Island bike path seen as boon for real estate

By Patrick Anderson
PBN Staff Writer

Bicycles and islands are a natural fit, but as anyone who has followed the fury over Sakonnet River Bridge tolls knows, Rhode Island’s largest island runs on cars. More

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TRANSPORTATION

Island bike path seen as boon for real estate

COURTESY AQUIDNECK ISLAND PLANNING COMMISSION
A NEW LANE: A rendering of the proposed bike path that would link Aquidneck Island’s communities.

By Patrick Anderson
PBN Staff Writer

Posted 8/19/13

Bicycles and islands are a natural fit, but as anyone who has followed the fury over Sakonnet River Bridge tolls knows, Rhode Island’s largest island runs on cars.

For years, Aquidneck Island bicycle advocates have worked to make the Newport area friendlier to two-wheeled transport, touting it as relief from summer traffic, parking problems and sometimes fatal accidents.

With bicycle paths in other parts of the state extremely popular, Aquidneck cyclists have pushed for something similar, a Shoreline Bike path spanning the island.

Progress toward that goal has been minimal, until now.

This summer, the Aquidneck Island Planning Commission, supported by the R.I. Department of Transportation and funded with a $75,000 grant from the van Beuren Charitable Foundation, released a proposal for a transisland bikeway they hope marks a new era in Newport County cycling.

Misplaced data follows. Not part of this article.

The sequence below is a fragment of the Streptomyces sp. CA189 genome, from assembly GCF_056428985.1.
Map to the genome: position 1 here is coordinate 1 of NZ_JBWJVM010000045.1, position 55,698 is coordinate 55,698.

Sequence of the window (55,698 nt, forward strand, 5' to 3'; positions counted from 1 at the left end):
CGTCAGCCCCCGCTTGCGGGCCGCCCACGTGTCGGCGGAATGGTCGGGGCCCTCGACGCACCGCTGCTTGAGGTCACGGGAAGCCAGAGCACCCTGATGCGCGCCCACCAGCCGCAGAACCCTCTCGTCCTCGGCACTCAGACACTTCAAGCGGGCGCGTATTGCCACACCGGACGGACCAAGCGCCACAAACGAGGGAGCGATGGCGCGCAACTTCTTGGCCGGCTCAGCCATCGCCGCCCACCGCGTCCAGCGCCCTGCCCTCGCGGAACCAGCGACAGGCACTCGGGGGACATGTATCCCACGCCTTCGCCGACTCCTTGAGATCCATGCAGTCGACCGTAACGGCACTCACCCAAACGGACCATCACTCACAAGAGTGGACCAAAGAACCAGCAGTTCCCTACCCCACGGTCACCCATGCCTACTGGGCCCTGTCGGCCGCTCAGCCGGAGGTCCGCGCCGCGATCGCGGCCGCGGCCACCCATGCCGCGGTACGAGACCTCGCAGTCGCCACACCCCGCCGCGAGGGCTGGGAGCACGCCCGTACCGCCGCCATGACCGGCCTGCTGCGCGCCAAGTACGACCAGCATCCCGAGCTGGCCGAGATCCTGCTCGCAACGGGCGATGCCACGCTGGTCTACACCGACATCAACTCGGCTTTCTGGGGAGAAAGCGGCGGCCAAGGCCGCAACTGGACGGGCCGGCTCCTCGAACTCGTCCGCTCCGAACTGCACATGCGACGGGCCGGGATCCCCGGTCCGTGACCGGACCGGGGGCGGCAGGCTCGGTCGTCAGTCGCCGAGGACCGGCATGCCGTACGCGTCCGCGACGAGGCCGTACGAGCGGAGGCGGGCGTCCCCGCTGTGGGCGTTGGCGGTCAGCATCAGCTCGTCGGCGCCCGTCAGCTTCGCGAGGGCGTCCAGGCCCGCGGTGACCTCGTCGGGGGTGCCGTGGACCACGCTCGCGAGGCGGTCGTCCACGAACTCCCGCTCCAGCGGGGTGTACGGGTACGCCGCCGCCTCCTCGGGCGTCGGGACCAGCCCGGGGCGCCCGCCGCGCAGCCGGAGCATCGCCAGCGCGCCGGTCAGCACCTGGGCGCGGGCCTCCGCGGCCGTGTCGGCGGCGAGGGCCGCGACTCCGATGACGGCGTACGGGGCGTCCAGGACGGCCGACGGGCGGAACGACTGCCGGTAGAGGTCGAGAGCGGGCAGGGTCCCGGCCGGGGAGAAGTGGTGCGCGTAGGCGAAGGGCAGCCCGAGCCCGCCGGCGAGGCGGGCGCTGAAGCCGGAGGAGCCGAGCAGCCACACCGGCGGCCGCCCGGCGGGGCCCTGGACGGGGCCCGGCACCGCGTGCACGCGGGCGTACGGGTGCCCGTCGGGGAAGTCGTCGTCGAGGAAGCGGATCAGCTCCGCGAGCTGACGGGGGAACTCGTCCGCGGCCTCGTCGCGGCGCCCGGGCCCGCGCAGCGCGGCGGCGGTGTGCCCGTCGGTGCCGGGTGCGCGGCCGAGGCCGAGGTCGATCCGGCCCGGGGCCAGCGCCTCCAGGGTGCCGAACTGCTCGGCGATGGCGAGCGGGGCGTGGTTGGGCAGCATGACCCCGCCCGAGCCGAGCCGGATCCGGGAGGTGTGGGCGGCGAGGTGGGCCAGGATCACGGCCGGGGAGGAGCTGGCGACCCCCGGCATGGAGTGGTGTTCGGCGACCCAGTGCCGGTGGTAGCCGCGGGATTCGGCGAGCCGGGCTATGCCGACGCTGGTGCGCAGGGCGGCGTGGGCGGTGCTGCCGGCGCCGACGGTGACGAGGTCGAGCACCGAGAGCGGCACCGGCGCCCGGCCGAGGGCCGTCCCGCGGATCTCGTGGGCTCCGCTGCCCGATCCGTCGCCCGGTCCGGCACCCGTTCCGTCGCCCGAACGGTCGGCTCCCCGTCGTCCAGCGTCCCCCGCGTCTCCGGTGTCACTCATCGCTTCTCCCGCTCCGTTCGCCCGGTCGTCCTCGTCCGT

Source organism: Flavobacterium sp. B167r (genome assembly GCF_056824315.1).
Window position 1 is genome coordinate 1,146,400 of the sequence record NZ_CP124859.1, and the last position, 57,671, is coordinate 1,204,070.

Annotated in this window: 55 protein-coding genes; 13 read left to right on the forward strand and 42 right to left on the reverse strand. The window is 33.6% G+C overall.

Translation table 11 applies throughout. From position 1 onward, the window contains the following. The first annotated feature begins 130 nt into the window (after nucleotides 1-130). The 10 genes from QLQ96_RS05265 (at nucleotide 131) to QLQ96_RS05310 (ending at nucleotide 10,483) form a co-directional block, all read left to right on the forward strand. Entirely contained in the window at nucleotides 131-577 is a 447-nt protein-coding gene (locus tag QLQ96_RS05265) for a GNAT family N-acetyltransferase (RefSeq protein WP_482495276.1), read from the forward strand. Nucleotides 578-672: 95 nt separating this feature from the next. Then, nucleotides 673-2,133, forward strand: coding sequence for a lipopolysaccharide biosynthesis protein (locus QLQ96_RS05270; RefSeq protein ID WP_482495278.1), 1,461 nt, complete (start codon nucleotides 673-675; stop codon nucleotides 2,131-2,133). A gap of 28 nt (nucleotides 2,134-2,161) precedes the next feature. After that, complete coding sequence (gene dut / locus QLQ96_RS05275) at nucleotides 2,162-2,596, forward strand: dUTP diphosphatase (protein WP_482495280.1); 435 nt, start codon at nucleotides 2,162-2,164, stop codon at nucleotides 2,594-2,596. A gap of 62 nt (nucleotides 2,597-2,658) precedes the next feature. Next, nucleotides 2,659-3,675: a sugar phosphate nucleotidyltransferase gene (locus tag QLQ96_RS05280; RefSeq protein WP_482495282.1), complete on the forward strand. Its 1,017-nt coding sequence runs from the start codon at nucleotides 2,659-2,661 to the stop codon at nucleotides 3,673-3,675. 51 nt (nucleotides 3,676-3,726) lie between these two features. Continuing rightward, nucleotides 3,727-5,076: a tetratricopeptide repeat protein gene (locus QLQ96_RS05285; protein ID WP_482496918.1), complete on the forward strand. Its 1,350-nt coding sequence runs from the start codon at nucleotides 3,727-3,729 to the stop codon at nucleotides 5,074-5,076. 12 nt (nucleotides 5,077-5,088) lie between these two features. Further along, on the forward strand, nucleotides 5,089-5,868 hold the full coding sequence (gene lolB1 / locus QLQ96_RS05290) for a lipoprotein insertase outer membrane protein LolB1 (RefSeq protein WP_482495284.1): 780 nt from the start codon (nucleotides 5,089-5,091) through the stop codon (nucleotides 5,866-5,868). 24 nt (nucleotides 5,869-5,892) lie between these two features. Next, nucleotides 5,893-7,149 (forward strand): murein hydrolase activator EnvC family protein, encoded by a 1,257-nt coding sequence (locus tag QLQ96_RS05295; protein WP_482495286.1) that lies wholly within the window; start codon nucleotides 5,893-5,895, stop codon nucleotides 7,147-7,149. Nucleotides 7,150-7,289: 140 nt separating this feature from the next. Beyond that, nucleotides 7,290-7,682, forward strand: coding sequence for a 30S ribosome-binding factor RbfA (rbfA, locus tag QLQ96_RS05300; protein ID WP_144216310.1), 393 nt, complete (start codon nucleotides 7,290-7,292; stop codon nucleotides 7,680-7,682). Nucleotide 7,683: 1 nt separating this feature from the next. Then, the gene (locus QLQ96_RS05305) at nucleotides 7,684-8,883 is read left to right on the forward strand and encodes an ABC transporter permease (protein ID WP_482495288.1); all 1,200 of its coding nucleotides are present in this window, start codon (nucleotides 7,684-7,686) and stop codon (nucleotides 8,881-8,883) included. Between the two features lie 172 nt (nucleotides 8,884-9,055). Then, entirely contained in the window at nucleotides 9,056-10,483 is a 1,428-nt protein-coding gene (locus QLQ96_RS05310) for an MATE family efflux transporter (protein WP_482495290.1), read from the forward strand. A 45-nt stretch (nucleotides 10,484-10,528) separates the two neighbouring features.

It will not be the dedicated, off-road bike path they have been pursuing.

For all but a small section, the new route will share existing roads with cars.

Creating a dedicated bike path, like the East Bay Bike Path or Blackstone Bike Path, remains outside the group’s resources and poses technical challenges.

But Planning Commission Chairwoman Tina Dolen said while she would have preferred to see the full “real” Shoreline Bikeway, the route now under consideration is the best alternative and builds momentum.

“It doesn’t have a direct progression to the Shoreline Bike Path,” Dolen said, “but takes advantage of more immediate opportunities to install a safe bikeway that serves recreational, environmental and commuting purposes while providing exercise and economic returns.”

Even though most of the work on the route will consist of erecting signs and painting new stripes on roadways, Dolen said it could take between two and four years to complete.

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